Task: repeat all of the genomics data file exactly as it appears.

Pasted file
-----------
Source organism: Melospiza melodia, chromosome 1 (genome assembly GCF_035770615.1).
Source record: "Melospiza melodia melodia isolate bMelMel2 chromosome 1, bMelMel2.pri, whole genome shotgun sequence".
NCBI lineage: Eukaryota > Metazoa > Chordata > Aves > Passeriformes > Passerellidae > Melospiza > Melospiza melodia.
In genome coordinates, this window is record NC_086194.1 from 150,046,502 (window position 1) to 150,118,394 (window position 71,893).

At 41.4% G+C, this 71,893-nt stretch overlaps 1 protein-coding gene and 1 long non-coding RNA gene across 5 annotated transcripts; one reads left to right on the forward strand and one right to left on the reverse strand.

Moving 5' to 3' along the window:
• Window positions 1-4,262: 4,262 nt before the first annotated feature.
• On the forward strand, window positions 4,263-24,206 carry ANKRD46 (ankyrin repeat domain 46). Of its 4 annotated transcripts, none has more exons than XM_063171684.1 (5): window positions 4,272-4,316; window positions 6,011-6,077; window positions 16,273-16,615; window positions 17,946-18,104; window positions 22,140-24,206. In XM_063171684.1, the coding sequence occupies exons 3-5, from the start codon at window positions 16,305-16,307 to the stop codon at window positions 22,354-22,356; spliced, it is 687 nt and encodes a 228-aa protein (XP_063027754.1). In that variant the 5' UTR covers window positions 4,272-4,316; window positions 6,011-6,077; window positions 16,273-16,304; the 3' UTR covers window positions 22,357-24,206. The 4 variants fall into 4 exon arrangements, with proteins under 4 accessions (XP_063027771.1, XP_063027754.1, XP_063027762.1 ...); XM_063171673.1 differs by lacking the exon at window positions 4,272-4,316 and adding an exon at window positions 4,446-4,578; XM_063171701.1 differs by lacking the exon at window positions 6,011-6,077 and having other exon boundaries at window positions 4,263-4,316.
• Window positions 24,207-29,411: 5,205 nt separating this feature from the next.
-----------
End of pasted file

Source organism: Melospiza melodia, chromosome 1 (genome assembly GCF_035770615.1).
Source record: "Melospiza melodia melodia isolate bMelMel2 chromosome 1, bMelMel2.pri, whole genome shotgun sequence".
NCBI lineage: Eukaryota > Metazoa > Chordata > Aves > Passeriformes > Passerellidae > Melospiza > Melospiza melodia.
In genome coordinates, this window is record NC_086194.1 from 150,046,502 (window position 1) to 150,118,394 (window position 71,893).

At 41.4% G+C, this 71,893-nt stretch overlaps 1 protein-coding gene and 1 long non-coding RNA gene across 5 annotated transcripts; one reads left to right on the forward strand and one right to left on the reverse strand.

Moving 5' to 3' along the window:
• Window positions 1-4,262: 4,262 nt before the first annotated feature.
• On the forward strand, window positions 4,263-24,206 carry ANKRD46 (ankyrin repeat domain 46). Of its 4 annotated transcripts, none has more exons than XM_063171684.1 (5): window positions 4,272-4,316; window positions 6,011-6,077; window positions 16,273-16,615; window positions 17,946-18,104; window positions 22,140-24,206. In XM_063171684.1, the coding sequence occupies exons 3-5, from the start codon at window positions 16,305-16,307 to the stop codon at window positions 22,354-22,356; spliced, it is 687 nt and encodes a 228-aa protein (XP_063027754.1). In that variant the 5' UTR covers window positions 4,272-4,316; window positions 6,011-6,077; window positions 16,273-16,304; the 3' UTR covers window positions 22,357-24,206. The 4 variants fall into 4 exon arrangements, with proteins under 4 accessions (XP_063027771.1, XP_063027754.1, XP_063027762.1 ...); XM_063171673.1 differs by lacking the exon at window positions 4,272-4,316 and adding an exon at window positions 4,446-4,578; XM_063171701.1 differs by lacking the exon at window positions 6,011-6,077 and having other exon boundaries at window positions 4,263-4,316.
• Window positions 24,207-29,411: 5,205 nt separating this feature from the next.